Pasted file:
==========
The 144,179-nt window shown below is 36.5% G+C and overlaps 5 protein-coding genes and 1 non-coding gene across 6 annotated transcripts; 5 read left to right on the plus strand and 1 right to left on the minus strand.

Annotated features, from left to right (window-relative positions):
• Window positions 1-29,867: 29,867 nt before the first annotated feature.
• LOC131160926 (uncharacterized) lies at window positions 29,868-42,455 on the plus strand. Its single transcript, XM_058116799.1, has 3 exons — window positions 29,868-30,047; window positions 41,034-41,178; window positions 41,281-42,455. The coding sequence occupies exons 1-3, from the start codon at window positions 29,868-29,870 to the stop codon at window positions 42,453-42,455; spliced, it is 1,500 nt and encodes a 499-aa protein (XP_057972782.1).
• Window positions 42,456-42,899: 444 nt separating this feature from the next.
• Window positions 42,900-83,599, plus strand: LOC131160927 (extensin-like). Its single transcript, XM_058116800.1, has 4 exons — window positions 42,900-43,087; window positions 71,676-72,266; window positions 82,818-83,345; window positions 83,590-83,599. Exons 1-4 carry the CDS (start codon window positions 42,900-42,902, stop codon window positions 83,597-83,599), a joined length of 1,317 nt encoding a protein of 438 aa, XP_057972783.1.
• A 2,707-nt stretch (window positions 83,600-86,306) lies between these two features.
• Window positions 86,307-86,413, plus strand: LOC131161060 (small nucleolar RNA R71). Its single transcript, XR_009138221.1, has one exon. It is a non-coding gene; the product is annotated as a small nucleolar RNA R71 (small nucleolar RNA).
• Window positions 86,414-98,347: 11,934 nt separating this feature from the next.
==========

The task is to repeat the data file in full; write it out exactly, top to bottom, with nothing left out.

The 144,179-nt window shown below is 36.5% G+C and overlaps 5 protein-coding genes and 1 non-coding gene across 6 annotated transcripts; 5 read left to right on the plus strand and 1 right to left on the minus strand.

Annotated features, from left to right (window-relative positions):
• Window positions 1-29,867: 29,867 nt before the first annotated feature.
• LOC131160926 (uncharacterized) lies at window positions 29,868-42,455 on the plus strand. Its single transcript, XM_058116799.1, has 3 exons — window positions 29,868-30,047; window positions 41,034-41,178; window positions 41,281-42,455. The coding sequence occupies exons 1-3, from the start codon at window positions 29,868-29,870 to the stop codon at window positions 42,453-42,455; spliced, it is 1,500 nt and encodes a 499-aa protein (XP_057972782.1).
• Window positions 42,456-42,899: 444 nt separating this feature from the next.
• Window positions 42,900-83,599, plus strand: LOC131160927 (extensin-like). Its single transcript, XM_058116800.1, has 4 exons — window positions 42,900-43,087; window positions 71,676-72,266; window positions 82,818-83,345; window positions 83,590-83,599. Exons 1-4 carry the CDS (start codon window positions 42,900-42,902, stop codon window positions 83,597-83,599), a joined length of 1,317 nt encoding a protein of 438 aa, XP_057972783.1.
• A 2,707-nt stretch (window positions 83,600-86,306) lies between these two features.
• Window positions 86,307-86,413, plus strand: LOC131161060 (small nucleolar RNA R71). Its single transcript, XR_009138221.1, has one exon. It is a non-coding gene; the product is annotated as a small nucleolar RNA R71 (small nucleolar RNA).
• Window positions 86,414-98,347: 11,934 nt separating this feature from the next.